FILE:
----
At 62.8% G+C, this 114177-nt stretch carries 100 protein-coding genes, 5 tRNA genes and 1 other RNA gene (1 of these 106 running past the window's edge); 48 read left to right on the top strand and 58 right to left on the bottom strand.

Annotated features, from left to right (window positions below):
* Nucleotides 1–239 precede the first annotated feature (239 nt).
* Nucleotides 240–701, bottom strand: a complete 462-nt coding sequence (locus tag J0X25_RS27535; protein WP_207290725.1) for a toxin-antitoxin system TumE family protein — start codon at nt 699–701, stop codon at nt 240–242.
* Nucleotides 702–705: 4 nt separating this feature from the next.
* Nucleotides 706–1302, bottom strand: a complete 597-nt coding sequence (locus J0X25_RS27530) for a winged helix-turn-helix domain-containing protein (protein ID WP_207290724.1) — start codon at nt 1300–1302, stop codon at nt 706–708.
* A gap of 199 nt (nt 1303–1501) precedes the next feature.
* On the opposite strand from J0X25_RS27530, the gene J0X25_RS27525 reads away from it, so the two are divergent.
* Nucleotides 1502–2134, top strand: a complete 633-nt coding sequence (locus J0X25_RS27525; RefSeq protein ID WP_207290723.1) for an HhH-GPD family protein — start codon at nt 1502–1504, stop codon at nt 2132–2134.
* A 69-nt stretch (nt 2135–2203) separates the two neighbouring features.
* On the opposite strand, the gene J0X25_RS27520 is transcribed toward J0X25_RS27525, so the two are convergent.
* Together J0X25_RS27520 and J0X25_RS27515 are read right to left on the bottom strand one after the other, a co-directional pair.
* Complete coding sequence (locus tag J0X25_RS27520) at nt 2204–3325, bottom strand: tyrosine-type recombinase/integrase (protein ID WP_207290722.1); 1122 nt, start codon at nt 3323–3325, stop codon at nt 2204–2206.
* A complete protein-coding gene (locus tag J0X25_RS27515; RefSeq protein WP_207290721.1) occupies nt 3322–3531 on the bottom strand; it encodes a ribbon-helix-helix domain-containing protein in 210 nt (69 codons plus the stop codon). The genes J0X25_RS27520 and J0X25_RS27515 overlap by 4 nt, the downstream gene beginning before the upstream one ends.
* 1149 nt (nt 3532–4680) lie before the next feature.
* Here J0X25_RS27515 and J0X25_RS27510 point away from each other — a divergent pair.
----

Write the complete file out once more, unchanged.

At 62.8% G+C, this 114177-nt stretch carries 100 protein-coding genes, 5 tRNA genes and 1 other RNA gene (1 of these 106 running past the window's edge); 48 read left to right on the top strand and 58 right to left on the bottom strand.

Annotated features, from left to right (window positions below):
* Nucleotides 1–239 precede the first annotated feature (239 nt).
* Nucleotides 240–701, bottom strand: a complete 462-nt coding sequence (locus tag J0X25_RS27535; protein WP_207290725.1) for a toxin-antitoxin system TumE family protein — start codon at nt 699–701, stop codon at nt 240–242.
* Nucleotides 702–705: 4 nt separating this feature from the next.
* Nucleotides 706–1302, bottom strand: a complete 597-nt coding sequence (locus J0X25_RS27530) for a winged helix-turn-helix domain-containing protein (protein ID WP_207290724.1) — start codon at nt 1300–1302, stop codon at nt 706–708.
* A gap of 199 nt (nt 1303–1501) precedes the next feature.
* On the opposite strand from J0X25_RS27530, the gene J0X25_RS27525 reads away from it, so the two are divergent.
* Nucleotides 1502–2134, top strand: a complete 633-nt coding sequence (locus J0X25_RS27525; RefSeq protein ID WP_207290723.1) for an HhH-GPD family protein — start codon at nt 1502–1504, stop codon at nt 2132–2134.
* A 69-nt stretch (nt 2135–2203) separates the two neighbouring features.
* On the opposite strand, the gene J0X25_RS27520 is transcribed toward J0X25_RS27525, so the two are convergent.
* Together J0X25_RS27520 and J0X25_RS27515 are read right to left on the bottom strand one after the other, a co-directional pair.
* Complete coding sequence (locus tag J0X25_RS27520) at nt 2204–3325, bottom strand: tyrosine-type recombinase/integrase (protein ID WP_207290722.1); 1122 nt, start codon at nt 3323–3325, stop codon at nt 2204–2206.
* A complete protein-coding gene (locus tag J0X25_RS27515; RefSeq protein WP_207290721.1) occupies nt 3322–3531 on the bottom strand; it encodes a ribbon-helix-helix domain-containing protein in 210 nt (69 codons plus the stop codon). The genes J0X25_RS27520 and J0X25_RS27515 overlap by 4 nt, the downstream gene beginning before the upstream one ends.
* 1149 nt (nt 3532–4680) lie before the next feature.
* Here J0X25_RS27515 and J0X25_RS27510 point away from each other — a divergent pair.